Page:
Kevin P. Dincher
A long-time client surprised me last week. He called to update me on his pursuit of a new position within his company and in the course of our conversation said that his CEO “is an extremely talented manager but not much of a leader.” The assessment itself didn’t surprise me; I have known this CEO for over 30 years and agree completely. What did surprise me was hearing Dave make the distinction. We have often talked about the differences between managing and leading. Like most people, however, Dave generally use the terms interchangeably and doesn’t really make a distinction day-to-day—just the kind of thing that drives leadership experts like John Kotter crazy.
For over 40 years, Kotter has been on a mission to get people to think about the distinction between management and leadership. Our ongoing transition from a manufacturing-based economy to a service-based economy, however, has made Kotter’s work much more difficult. We still need to understand the difference between management and leadership, but it is increasingly difficult to be an effective manager without also being a good leader.
In the Industrial Age, ownership of capital—i.e., factories—was the basis of wealth, and in those factories, manual workers were to a great degree undifferentiated cogs in an industrial machine to be managed. Managers didn’t have to give much thought to what they were producing or to the people who were producing it. Managers followed orders, organized the work, allocated resources, assigned the right people to the necessary tasks, and ensured completion of the job as ordered. A good manager was one who could keep a large, complex organization operating reliably and efficiently.
Things are different in the Information Age when the basis of wealth is access to people’s knowledge. As management guru Peter Drucker foresaw, the rise of the knowledge worker has profoundly changed the way business operates (Management Challenges of the 21st Century). If you are a manager in the Information Age, to be successful you can no longer simply organize work and assign tasks. You need to be a manager who leads.
- You need to define purpose and inspire results. While manual workers could focus narrowly on the specific task assigned them, knowledge workers can only produce if they know how their work fits into and contributes to the big picture. They need to know the purpose of their work—and they look to you to provide that purpose.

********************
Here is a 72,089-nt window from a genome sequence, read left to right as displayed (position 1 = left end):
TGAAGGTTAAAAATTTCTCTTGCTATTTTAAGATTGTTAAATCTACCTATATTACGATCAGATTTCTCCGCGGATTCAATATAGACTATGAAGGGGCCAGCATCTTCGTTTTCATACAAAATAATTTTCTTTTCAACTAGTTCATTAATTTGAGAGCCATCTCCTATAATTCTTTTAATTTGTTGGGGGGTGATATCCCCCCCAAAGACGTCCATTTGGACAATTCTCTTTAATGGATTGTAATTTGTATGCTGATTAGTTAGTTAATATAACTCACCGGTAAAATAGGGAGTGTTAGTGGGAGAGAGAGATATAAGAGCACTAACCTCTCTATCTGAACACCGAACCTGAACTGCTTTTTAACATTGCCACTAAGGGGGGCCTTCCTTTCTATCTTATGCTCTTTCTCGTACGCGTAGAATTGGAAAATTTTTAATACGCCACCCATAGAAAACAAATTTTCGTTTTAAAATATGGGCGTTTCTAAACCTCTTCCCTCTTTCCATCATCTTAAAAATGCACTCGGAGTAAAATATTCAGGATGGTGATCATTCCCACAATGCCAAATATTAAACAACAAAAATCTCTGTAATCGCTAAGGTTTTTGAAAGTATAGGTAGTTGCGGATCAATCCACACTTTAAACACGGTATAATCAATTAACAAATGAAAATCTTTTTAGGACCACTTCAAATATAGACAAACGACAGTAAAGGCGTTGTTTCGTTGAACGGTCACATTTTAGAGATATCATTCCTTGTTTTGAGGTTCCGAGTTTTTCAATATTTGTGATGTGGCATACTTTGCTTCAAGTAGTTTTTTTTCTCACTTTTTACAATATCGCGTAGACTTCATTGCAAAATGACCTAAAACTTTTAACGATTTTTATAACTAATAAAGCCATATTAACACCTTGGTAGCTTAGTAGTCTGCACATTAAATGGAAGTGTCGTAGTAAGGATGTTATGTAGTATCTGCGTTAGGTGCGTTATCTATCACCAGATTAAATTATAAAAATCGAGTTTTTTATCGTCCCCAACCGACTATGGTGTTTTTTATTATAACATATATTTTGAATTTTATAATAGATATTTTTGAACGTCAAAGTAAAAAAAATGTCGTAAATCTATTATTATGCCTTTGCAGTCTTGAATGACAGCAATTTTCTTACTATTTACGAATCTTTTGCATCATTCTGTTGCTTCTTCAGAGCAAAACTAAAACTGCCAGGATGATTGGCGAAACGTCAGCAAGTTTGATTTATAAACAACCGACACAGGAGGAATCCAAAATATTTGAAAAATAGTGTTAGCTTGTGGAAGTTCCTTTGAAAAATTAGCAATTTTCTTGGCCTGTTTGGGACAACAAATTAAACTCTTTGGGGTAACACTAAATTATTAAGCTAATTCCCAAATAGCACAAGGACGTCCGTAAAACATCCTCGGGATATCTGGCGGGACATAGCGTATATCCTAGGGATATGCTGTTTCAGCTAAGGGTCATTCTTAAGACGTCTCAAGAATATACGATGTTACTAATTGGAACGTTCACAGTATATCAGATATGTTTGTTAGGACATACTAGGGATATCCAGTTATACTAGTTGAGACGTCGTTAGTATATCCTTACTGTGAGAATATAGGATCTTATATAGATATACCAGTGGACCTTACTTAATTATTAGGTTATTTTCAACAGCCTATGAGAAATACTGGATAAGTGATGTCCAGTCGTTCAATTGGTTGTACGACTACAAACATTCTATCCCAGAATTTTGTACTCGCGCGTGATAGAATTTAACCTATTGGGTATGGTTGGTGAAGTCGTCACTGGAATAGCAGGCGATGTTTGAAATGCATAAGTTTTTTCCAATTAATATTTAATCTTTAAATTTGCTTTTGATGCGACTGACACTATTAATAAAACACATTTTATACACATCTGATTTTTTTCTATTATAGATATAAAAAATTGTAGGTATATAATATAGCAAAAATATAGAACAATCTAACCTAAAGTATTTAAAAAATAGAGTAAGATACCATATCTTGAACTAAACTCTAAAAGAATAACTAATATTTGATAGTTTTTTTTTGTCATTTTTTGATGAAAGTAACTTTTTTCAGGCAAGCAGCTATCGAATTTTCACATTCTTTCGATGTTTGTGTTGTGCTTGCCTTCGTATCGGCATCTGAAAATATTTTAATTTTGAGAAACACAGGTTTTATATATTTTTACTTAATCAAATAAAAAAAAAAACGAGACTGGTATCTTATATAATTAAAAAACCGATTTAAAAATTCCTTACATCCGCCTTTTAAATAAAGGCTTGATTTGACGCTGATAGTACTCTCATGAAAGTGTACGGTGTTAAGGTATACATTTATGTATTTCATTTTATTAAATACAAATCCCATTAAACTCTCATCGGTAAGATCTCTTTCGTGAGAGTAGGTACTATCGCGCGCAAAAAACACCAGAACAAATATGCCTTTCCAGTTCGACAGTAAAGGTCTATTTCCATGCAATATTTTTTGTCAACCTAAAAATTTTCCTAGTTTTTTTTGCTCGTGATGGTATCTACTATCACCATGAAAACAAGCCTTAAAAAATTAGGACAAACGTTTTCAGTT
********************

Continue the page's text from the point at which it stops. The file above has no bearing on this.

- You need to nurture skills and develop talent. Continuing innovation is part of knowledge work; therefore, knowledge work requires continuous learning. In the Information Age, it has become your job to create a climate for learning and to design work not just for efficiency but to build competence. You now need to be a coach and a mentor while facilitating formal and informal learning opportunities.
- You need to treat workers as an “asset” rather than a “cost.” These days we hear a great deal about employee engagement, satisfaction and retention—and the high cost of turnover. The crux of the matter, however, is that the basis of wealth in the Information Age is access to people’s knowledge. Disengaged manual workers may become slow or sloppy—but the assembly line keeps them moving, and they still need to get the nut on the bolt. However, when knowledge workers become dissatisfied and disengage, then you lose access to your primary asset—their knowledge. Knowledge workers need to want to work for you and your company. Therefore, you have to create the working and cultural conditions in which employees not only feel challenged by their work but are recognized and valued as well.
Engage employees. Nurture skills and develop talent. Define purpose and inspire results. Now we’re talking about leadership rather than management. There are still good reasons for understanding the difference between management and leadership—and one of them is that it is increasingly necessary that good managers learn to be good leaders. In the world of knowledge workers, Drucker said, “one does not manage people. The task is to lead people. And the goal is make productive the specific strengths and knowledge of every individual.”
Kevin Dincher is an organization development consultant, professional development coach and educator with 30 years of experience that includes not only OD consulting but also work in adult education, counseling psychology and crisis management, program and operations management, and human resources.
LinkedIn: Kevin Dincher